When I was looking at things to do in Stockholm, I never even considered going to the Vasamuseet. A maritime museum sounded like a snooze. I mean, a museum about a sunken ship? This is a popular tourist attraction in Stockholm? (It is actually the #1 most visited museum in all of Scandinavia!) But one of my girlfriends urged me to go see it, claiming it was one of her favorite things in Stockholm, and since I trust her, I finally gave in on my last full day in Stockholm and told the people selling the tickets to just take my money (or you know, I just said, one ticket please!) and I stepped in to the Vasamuseet.
Some backstory: The Vasa was a warship, built between 1626 and 1628, that set sail from the harbor in Stockholm in 1628 and sunk that same day. Theories about why she sunk are that she was too top-heavy and unstable. The Vasa was recovered by being lifted out of the harbor almost fully intact in 1961 after 333 years under the sea. It is still the largest ship to ever be lifted out of the water. Experts say that the Vasa was so well preserved because of how polluted the harbor. I guess that’s a +1 for pollution? The detailing on the Vasa is breathtaking and worth seeing in person.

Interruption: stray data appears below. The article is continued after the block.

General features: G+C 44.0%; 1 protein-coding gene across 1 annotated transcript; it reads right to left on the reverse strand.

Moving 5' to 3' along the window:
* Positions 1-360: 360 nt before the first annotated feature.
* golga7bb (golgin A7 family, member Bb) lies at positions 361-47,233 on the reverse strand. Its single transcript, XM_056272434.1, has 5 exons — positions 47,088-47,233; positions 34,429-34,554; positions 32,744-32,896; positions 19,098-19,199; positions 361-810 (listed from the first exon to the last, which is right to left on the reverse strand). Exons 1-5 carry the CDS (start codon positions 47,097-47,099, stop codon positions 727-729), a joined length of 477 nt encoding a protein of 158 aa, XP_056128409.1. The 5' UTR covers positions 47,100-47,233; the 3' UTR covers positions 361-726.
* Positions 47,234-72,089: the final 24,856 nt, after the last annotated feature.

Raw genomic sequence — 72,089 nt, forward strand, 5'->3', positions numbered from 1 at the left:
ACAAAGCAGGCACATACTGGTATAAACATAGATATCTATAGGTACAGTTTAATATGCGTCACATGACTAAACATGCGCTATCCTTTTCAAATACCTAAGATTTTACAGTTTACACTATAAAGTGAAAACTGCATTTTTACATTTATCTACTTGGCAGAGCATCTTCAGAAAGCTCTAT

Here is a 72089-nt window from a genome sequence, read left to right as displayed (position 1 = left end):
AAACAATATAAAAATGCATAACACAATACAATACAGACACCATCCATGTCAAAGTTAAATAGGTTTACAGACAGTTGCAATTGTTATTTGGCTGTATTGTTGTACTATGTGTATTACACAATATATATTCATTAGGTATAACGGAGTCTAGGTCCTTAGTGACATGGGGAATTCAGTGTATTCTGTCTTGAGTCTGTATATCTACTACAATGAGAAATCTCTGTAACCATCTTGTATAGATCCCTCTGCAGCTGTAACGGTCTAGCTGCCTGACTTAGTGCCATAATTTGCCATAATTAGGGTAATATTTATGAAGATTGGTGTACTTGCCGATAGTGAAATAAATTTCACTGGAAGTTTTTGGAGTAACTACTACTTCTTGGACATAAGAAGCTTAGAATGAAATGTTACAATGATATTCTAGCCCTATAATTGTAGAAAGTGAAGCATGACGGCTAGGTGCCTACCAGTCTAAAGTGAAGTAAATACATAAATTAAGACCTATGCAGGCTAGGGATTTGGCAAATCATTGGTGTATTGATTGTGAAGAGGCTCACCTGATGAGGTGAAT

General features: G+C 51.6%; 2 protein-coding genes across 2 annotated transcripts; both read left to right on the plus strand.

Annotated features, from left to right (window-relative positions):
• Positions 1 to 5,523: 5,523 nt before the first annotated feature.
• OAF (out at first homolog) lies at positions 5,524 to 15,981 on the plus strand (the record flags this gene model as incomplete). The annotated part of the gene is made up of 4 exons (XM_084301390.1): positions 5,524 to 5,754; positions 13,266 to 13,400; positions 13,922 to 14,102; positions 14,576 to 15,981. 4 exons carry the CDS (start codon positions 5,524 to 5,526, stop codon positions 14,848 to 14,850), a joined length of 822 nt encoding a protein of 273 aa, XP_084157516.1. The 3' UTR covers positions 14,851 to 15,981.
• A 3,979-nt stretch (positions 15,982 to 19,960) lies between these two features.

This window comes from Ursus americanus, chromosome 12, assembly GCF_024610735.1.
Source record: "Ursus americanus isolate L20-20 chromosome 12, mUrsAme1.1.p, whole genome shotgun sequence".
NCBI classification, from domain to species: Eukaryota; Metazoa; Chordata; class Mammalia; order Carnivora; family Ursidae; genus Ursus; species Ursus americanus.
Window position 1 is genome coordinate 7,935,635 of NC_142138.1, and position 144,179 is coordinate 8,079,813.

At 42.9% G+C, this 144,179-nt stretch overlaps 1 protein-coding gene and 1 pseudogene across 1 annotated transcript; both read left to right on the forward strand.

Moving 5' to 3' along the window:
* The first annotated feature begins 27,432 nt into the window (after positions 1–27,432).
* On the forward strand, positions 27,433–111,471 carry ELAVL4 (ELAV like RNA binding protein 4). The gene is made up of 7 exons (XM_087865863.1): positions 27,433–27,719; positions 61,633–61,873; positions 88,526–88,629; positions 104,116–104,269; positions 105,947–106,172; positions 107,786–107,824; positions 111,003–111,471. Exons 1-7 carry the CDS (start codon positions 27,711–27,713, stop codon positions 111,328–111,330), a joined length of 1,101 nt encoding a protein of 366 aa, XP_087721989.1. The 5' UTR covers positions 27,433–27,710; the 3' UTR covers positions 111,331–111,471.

From 1961 to 1988, Vasa was housed in a temporary structure called Wasavarvet while she was treated with polyethylene glycol but people could visit her, though only from two levels and from about 17 feet away. The Swedish government decided that Vasa needed a permanent home in 1981 and an architecture competition was held and the museum was officially opened in 1989. The winners of that competition were two architects called Marianne Jakobbäck and Göran Månsson.
When you walk into Vasamuseet, you can see the Vasa immediately. Some of the museum was actually built around stylized masts that are supposed to represent Vasa’s actual height when she was first built. There are six levels that you can view Vasa from and in the side rooms, you can see artifacts (there were thousands recovered) and bones from people on board that were recovered from the ship when it was lifted. There are also rooms with historical facts and details on how they lifted the ship and why previous attempts had failed.
Also kind of cool: There are preservationists there every day still working on preserving the Vasa. You’ll hear drills and torches, or whatever tools you use to preserve a ship, while you’re walking around and taking in all of it’s glory.
Overall, I give this museum a 10/10 and everyone is 100% correct that this is THE museum to go to if you’re in Stockholm. If you go to Stockholm, put this at the top of your list. Don’t be like me and leave it until your second to last day.